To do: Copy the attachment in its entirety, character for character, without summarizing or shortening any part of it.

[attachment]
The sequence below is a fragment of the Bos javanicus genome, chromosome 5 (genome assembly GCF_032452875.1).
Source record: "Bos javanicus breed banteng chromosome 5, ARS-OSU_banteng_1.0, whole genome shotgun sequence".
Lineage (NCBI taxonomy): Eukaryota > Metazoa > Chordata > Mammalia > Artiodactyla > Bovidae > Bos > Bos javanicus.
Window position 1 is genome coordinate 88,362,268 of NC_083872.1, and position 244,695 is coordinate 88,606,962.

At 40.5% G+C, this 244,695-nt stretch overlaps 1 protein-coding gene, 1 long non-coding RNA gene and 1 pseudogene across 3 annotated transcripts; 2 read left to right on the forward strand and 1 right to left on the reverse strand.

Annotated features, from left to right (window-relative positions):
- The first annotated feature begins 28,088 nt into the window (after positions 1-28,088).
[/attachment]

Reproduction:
The sequence below is a fragment of the Bos javanicus genome, chromosome 5 (genome assembly GCF_032452875.1).
Source record: "Bos javanicus breed banteng chromosome 5, ARS-OSU_banteng_1.0, whole genome shotgun sequence".
Lineage (NCBI taxonomy): Eukaryota > Metazoa > Chordata > Mammalia > Artiodactyla > Bovidae > Bos > Bos javanicus.
Window position 1 is genome coordinate 88,362,268 of NC_083872.1, and position 244,695 is coordinate 88,606,962.

At 40.5% G+C, this 244,695-nt stretch overlaps 1 protein-coding gene, 1 long non-coding RNA gene and 1 pseudogene across 3 annotated transcripts; 2 read left to right on the forward strand and 1 right to left on the reverse strand.

Annotated features, from left to right (window-relative positions):
- The first annotated feature begins 28,088 nt into the window (after positions 1-28,088).